Explore Do Ho Suh’s London Studio
For 30 years, the artist has been making work that investigates ideas around identity, displacement, and the meaning of home
When Korean artist Do Ho Suh left Seoul to attend the Rhode Island School of Design in the early 1990s, he struggled to learn English and a new system of measurement. To adapt, he began habitually recording the dimensions of his surroundings with a tape measure. “That was the way I was dealing with a sense of displacement,” says the artist, “trying to confirm I’m living in this space.”
It’s a ritual that Suh has continued for three decades, making it central to an art practice that encompasses sculpture, works on paper, video, and his signature installations, which re-create residences at one-to-one scale using translucent colored fabric. Hovering between precise architectural articulation and ethereal mirage, these projects document rooms in which he’s lived and worked, from Seoul and Providence to Berlin, New York, and, most recently, London, where he moved to raise his two children, ages 11 and 8, with his British wife. “You cannot get rid of your homes,” says Suh. “You always carry them with you. This is about the memory.”
The artist’s exploration of memorialization, both personal and cultural, continues in his first New York show with Lehmann Maupin in eight years—his 11th solo with the gallery—on view through November 5. Suh will debut a large-scale wall installation composed of some 300 of his small “Specimens,” intricately stitched fabric sculptures outlining individual household objects such as doorknobs, intercoms, light switches, and electrical sockets, all precisely modeled on fixtures in his various homes. Hung at the same height as in their rooms of origin, they vary in detail and color and become almost like musical notes on a score.
“Those are the things that I touched every single day,” says Suh, who conceived the installation during the pandemic lockdown, when domestic routines became magnified. “I wanted to see the pattern of the movement punctuated by these simple forms. It really represents the passage of my life.”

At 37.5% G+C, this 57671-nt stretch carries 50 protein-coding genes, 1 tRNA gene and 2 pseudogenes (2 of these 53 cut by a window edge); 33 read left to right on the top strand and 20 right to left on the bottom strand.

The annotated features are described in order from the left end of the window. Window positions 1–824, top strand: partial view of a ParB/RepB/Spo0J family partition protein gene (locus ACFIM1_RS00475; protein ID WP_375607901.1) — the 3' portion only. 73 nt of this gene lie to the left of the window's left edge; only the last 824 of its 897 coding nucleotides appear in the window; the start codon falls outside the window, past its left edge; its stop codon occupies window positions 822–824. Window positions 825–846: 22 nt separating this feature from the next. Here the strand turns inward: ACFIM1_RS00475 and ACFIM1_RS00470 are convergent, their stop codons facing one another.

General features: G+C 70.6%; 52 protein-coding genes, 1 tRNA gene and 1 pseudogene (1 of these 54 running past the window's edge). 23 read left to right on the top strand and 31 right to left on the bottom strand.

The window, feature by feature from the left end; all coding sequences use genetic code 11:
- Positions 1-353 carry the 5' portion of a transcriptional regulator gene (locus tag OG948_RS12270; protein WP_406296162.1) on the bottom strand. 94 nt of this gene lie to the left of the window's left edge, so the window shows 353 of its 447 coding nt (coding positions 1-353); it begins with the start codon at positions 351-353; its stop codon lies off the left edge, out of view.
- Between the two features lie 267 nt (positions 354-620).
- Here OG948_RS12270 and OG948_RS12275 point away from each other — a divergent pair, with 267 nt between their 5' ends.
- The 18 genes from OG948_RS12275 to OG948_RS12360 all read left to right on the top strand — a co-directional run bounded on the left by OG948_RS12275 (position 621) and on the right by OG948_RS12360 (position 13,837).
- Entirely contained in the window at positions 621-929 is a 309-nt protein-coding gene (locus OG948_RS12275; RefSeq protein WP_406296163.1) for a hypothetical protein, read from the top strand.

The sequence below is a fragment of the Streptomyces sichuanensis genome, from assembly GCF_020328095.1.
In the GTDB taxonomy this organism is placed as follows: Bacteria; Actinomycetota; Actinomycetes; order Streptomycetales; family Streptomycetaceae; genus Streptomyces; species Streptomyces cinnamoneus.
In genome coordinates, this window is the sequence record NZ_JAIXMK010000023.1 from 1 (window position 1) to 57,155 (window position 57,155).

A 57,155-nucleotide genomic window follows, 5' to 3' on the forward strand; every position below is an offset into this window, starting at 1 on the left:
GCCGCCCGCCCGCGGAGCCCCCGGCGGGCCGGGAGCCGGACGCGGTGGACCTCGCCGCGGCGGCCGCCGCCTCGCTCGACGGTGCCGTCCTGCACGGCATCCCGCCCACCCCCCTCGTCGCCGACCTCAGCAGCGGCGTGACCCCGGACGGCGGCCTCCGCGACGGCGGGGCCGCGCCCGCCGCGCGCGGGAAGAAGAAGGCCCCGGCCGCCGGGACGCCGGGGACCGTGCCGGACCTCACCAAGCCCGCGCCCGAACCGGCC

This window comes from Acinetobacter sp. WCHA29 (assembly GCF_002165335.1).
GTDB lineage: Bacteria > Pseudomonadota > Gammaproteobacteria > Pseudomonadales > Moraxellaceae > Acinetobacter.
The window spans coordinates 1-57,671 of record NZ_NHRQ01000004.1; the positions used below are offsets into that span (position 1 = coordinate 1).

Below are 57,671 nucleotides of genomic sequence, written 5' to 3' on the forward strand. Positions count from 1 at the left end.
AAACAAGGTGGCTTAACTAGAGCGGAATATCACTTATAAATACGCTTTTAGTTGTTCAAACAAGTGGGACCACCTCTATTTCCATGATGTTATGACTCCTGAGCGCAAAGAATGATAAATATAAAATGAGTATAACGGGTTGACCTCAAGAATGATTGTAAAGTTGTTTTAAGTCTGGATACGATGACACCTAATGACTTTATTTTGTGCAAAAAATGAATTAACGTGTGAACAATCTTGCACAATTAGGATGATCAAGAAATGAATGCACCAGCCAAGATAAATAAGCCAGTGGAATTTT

Also premiering at Lehmann Maupin is Suh’s first inverted monument, inspired by the removal of public Confederate and colonialist statues that accelerated in the wake of George Floyd’s murder. Working with the Centre for Print Research at the University of the West of England in Bristol, Suh collaborated with the robotics team to model a semitransparent plinth with a dense network of plastic strands that were extruded by a hand-controlled nozzle. Entombed inside this volume, an upside-down figure of the same material is visible.
“Basically, this pedestal is engulfing the figure on top,” says Suh, who likes the anti-monumental quality of lightweight plastic strands, a counterpoint to plinths made of stone. “I tried to challenge the power of the public monument by inverting the hierarchy.”
“I tried to challenge the power of the public monument by inverting the hierarchy”Do Ho Suh
Guided by a computer algorithm, the robot was programmed to move like an ant as it drew the plinth’s matrix, which resembles the human circulatory system. “The robot is quite interesting because it allows me to give up some of my authorship,” says Suh, whose practice has always been highly collaborative, whether with teams of sewers or architects. “The computer has its own mind. We cannot really predict the result.”
In Suh’s first projects about other people’s homes, two films on view in the gallery document the destruction of large apartment complexes—one in London, one in Korea—that were built with Utopian ideals but fell into dilapidation. “A lot of families had to be relocated, some of them still living there while the building was being dismantled,” says Suh, of Robin Hood Gardens in London. He filmed the demolition of the structures using a time-lapse technique. Underscoring the sociopolitical dimensions of his work, he adds, “I am aware that my displacement and diaspora was a voluntary one, but there are over 80 million people who have been forced to leave their homes.”
Curator Rachel Kent, who organized a comprehensive survey of Suh’s work that opens at the Museum of Contemporary Art Australia in Sydney on November 4, says she couldn’t think of a more relevant moment to do this exhibition. “Do Ho’s themes of migration, of what it feels like to be between different cultures, speak to our global situation,” says Kent. “He’s literally taking you into his home, taking you through this very intimate history, but at the same time it’s something that we all experience in different ways. It is quite universal.”
A version of this article first appeared in print in our 2022 Fall Issue under the headline “Taking Measure.” Subscribe to the magazine.